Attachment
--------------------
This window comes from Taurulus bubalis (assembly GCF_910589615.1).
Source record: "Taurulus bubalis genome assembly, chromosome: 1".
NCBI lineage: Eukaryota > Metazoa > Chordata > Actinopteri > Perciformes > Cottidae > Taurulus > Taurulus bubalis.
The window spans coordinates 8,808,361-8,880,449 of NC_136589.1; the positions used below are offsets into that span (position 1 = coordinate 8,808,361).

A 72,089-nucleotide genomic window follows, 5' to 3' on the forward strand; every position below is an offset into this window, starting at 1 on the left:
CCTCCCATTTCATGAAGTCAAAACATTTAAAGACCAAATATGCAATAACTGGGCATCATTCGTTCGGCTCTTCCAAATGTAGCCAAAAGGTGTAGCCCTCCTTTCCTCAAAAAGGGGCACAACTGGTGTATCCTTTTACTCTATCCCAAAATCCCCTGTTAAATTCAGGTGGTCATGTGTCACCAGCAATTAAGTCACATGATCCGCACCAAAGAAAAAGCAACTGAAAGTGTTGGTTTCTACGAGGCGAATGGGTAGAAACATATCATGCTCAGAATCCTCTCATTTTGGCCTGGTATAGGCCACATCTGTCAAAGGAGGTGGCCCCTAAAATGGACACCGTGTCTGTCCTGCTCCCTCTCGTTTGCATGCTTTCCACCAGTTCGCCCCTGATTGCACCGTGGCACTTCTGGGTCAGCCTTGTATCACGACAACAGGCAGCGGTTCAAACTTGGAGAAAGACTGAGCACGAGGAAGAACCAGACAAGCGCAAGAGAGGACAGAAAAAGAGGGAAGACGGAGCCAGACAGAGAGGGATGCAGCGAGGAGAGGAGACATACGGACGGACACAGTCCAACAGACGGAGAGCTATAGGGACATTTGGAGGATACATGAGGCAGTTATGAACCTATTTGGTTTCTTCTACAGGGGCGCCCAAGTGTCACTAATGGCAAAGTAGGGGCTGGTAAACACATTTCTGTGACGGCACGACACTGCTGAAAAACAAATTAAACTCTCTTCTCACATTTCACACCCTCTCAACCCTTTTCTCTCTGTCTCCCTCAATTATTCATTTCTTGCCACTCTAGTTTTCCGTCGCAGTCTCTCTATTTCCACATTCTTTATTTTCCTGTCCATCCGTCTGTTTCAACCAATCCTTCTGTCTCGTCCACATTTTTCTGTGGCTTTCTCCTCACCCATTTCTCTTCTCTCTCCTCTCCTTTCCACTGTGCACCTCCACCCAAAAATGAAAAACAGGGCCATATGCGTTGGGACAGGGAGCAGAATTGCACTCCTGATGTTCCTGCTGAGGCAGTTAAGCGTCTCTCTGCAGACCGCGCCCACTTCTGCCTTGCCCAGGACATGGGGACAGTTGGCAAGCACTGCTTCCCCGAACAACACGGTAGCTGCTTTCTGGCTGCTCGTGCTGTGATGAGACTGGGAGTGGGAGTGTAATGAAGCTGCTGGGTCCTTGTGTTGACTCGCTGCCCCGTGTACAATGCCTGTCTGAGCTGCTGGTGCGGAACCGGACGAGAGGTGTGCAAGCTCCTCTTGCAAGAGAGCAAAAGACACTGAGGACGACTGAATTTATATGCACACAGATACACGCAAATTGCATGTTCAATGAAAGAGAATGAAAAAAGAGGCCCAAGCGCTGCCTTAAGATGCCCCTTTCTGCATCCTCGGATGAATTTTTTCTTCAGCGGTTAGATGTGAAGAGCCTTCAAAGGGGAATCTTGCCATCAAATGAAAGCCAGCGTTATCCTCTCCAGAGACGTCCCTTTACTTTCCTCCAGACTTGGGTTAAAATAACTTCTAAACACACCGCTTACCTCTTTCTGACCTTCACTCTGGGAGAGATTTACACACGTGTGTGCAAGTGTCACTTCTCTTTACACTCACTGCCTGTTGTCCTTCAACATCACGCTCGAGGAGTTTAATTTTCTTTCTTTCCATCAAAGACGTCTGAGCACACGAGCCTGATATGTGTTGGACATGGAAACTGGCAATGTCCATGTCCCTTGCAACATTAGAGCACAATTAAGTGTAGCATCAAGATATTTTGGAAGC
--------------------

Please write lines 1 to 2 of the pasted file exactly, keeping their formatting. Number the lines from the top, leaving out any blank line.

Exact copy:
This window comes from Taurulus bubalis (assembly GCF_910589615.1).
Source record: "Taurulus bubalis genome assembly, chromosome: 1".